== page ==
The California Highway Patrol and county Board of Supervisors are negotiating a plan to allow radar patrols on Topanga Canyon Boulevard in order to cut down on speeding.
Dawson Oppenheimer, an aide to Supervisor Mike Antonovich, said no decision on the use of radar will be made until the CHP and the state Department of Transportation complete a study of speed-related accidents on the boulevard. However, both Oppenheimer and the CHP said the study is expected to confirm that radar should be used.
State funding for radar is heavily restricted because of opposition by many legislators. But the CHP has formed partnerships with several county boards that have purchased radar equipment for the patrol cars, as Los Angeles County would do if the proposal is approved by Caltrans.
Filled With Speeders
Jan Moore, president of the Topanga Canyon Town Council, said the community asked Antonovich to back the proposal because commuter traffic heading from the San Fernando Valley to Santa Monica each morning--and home again each night--has filled the canyon with speeders.
"We're trying to make this road safer because it is terribly dangerous now," Moore said. "The commuters heading for the freeway seem to think this is a racecourse--I mean zooooom!"
Speeds up to 55 m.p.h. are allowed on the boulevard, which is a state highway, but some tight curves and heavily developed areas are restricted to 30 m.p.h., Moore said.
"People just ignore those speeds," she said. "Schoolchildren walk home along it in the early afternoon and get the early commuters coming home, and this is really dangerous."
If radar is approved for Topanga Canyon, it will be the third major radar patrol route created by the Board of Supervisors in the Malibu area in the last two years.
CHP Officer Craig Klein said radar is now used "with great success" along Pacific Coast Highway and on Kanan Dume Road.
"We obviously favor the use of radar in Topanga because of the increase in accidents there, and we want (Caltrans) to go along with us on this," Oppenheimer said.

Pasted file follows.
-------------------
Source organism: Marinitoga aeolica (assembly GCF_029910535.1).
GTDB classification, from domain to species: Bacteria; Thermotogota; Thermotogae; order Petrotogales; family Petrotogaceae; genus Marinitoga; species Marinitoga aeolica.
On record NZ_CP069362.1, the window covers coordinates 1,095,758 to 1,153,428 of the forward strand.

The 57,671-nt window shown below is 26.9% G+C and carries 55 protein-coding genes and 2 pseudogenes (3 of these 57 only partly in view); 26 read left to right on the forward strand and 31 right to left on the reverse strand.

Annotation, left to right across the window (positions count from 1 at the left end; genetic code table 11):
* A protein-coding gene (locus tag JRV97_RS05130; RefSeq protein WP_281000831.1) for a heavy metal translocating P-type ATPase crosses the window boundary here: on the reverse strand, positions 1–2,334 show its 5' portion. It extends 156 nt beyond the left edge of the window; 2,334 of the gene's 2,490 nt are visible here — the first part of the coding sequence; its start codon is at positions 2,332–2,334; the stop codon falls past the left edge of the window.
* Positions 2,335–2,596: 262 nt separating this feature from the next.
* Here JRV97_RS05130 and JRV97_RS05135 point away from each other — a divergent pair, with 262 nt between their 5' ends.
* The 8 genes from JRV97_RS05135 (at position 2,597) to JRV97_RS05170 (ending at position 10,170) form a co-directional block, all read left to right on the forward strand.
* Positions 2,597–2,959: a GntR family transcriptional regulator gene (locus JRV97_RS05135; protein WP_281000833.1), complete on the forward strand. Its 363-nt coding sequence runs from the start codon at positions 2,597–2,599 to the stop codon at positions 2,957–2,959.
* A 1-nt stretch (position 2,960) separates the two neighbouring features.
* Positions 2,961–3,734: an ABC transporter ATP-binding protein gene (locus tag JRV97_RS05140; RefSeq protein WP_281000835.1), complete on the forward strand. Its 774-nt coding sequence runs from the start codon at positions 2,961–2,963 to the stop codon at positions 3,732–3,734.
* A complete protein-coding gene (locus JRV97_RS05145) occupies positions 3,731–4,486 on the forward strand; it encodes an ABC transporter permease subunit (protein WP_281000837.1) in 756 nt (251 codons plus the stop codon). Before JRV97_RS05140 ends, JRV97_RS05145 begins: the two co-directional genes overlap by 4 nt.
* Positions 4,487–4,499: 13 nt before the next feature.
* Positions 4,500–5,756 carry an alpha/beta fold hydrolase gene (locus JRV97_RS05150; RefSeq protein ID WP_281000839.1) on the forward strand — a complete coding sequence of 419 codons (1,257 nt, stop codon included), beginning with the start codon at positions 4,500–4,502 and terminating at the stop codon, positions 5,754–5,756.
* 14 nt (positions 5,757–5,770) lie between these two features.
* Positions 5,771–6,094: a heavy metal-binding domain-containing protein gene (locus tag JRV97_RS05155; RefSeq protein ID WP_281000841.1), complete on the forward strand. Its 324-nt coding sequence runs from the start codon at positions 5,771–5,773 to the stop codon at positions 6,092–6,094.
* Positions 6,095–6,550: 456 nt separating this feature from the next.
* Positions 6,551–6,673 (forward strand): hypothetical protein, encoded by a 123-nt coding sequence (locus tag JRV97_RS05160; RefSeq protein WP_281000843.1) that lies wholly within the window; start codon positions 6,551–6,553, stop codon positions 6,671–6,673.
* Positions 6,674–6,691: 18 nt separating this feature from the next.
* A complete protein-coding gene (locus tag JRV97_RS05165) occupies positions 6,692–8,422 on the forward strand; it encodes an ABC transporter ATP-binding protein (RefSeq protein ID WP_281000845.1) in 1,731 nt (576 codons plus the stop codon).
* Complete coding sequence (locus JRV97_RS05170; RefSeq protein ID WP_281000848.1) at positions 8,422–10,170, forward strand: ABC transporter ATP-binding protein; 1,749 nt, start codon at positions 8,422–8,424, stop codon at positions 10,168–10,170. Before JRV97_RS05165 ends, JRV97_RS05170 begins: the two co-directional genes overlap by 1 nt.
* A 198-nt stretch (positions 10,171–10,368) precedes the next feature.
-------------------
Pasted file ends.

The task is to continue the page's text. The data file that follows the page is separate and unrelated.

However, CHP statistics show no increase in speed-related accidents over the last four years in Topanga Canyon. In fact, according to the CHP, the number of accidents attributed to speeding drivers actually dropped from 44 in 1983 to 31 in 1985.
Nevertheless, Klein said the CHP "is wholeheartedly behind" the proposal, which he said will cut down not only on speeding, but on another major cause of accidents, attempts to pass slow-moving cars.
CHP statistics show that attempts to pass are the third-largest cause of accidents on Topanga Canyon Boulevard--behind speeding and driving under the influence of alcohol or drugs.
Klein said such accidents are a persistent problem in the twisting canyon, where slower drivers create traffic backups instead of turning out.
"We do ticket the people who hold up traffic, but we have a problem with the slow movers who tempt a lot of the fast drivers to pass in unsafe conditions," Klein said.
With radar, Klein said, "we'll be able to catch the speeding driver well before he attempts to pass a slow car."
Klein said the likely outcome of the Caltrans-CHP study would be a proposal to approve radar patrols on a one-year trial basis, perhaps in combination with the reduction of speed limits in the canyon.